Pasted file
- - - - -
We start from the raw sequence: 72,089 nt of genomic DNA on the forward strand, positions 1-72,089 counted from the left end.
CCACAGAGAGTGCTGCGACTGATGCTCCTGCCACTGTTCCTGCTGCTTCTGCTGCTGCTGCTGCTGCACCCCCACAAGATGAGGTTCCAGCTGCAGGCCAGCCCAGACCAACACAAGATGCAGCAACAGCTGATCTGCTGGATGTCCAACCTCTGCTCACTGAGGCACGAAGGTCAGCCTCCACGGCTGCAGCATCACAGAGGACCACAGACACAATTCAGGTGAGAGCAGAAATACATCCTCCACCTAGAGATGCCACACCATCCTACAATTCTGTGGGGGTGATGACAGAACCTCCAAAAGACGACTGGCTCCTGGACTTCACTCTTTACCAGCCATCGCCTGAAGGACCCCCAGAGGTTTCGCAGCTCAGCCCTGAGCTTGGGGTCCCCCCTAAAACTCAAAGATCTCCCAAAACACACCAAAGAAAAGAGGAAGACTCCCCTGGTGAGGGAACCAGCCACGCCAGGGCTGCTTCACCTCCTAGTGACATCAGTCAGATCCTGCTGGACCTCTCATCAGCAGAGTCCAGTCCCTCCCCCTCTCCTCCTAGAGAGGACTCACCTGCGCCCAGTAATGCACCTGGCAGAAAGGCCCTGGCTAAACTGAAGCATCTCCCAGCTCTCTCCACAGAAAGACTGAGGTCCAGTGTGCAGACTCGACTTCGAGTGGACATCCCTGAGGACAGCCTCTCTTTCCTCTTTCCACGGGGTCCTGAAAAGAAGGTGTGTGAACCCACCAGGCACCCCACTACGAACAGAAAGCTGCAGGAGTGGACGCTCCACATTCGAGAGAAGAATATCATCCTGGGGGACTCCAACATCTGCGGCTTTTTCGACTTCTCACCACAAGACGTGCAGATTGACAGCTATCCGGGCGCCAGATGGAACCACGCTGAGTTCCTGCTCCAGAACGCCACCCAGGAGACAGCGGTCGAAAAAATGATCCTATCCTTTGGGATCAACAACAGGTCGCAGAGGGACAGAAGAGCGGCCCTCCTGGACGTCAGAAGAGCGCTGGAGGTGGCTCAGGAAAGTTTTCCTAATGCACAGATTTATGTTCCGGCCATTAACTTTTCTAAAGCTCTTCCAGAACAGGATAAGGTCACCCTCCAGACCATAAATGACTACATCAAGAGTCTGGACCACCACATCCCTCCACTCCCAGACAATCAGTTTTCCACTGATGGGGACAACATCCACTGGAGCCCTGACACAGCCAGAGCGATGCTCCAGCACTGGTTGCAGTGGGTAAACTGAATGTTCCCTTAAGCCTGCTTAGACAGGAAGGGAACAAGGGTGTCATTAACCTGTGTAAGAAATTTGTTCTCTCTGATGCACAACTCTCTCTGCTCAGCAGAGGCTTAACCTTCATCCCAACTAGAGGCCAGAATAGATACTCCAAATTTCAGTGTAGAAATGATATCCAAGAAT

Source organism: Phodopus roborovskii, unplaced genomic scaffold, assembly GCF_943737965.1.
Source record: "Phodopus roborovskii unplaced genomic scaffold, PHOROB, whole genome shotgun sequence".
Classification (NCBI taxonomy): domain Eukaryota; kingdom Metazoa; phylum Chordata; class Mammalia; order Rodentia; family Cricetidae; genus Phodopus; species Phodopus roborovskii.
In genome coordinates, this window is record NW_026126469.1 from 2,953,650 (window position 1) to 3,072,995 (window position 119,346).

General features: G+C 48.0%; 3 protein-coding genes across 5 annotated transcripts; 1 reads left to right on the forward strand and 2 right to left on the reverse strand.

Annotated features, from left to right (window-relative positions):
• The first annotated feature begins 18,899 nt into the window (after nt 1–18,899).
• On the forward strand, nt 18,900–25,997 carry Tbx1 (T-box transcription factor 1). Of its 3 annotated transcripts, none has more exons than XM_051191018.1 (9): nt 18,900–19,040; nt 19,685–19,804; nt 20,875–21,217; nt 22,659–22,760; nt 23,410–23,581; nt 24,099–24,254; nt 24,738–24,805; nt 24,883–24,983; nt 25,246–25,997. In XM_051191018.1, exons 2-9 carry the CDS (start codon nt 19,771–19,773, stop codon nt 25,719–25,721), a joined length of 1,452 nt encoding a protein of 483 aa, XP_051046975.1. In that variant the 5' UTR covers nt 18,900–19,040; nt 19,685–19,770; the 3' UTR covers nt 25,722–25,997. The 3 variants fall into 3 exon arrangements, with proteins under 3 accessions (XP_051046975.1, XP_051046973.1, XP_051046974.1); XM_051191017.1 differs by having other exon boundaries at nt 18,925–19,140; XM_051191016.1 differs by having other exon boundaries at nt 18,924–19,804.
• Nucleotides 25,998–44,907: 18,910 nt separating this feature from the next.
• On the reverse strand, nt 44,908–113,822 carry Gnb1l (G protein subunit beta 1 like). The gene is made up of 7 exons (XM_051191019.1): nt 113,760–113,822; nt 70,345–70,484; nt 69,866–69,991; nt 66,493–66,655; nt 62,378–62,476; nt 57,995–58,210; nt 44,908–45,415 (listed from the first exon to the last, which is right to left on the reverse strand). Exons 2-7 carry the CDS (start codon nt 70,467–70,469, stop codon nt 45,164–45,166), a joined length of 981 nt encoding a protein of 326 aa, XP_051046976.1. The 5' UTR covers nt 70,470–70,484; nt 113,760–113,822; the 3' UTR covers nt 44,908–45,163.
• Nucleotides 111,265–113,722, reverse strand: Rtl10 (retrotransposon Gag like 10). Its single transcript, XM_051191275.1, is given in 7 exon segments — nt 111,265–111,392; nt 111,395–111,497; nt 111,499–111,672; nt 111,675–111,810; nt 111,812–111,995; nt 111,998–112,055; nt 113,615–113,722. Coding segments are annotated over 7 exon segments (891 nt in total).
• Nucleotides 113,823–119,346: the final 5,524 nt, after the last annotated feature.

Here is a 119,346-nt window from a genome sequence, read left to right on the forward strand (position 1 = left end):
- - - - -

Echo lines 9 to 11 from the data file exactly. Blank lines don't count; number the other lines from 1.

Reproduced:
• The first annotated feature begins 18,899 nt into the window (after nt 1–18,899).
• On the forward strand, nt 18,900–25,997 carry Tbx1 (T-box transcription factor 1). Of its 3 annotated transcripts, none has more exons than XM_051191018.1 (9): nt 18,900–19,040; nt 19,685–19,804; nt 20,875–21,217; nt 22,659–22,760; nt 23,410–23,581; nt 24,099–24,254; nt 24,738–24,805; nt 24,883–24,983; nt 25,246–25,997. In XM_051191018.1, exons 2-9 carry the CDS (start codon nt 19,771–19,773, stop codon nt 25,719–25,721), a joined length of 1,452 nt encoding a protein of 483 aa, XP_051046975.1. In that variant the 5' UTR covers nt 18,900–19,040; nt 19,685–19,770; the 3' UTR covers nt 25,722–25,997. The 3 variants fall into 3 exon arrangements, with proteins under 3 accessions (XP_051046975.1, XP_051046973.1, XP_051046974.1); XM_051191017.1 differs by having other exon boundaries at nt 18,925–19,140; XM_051191016.1 differs by having other exon boundaries at nt 18,924–19,804.
• Nucleotides 25,998–44,907: 18,910 nt separating this feature from the next.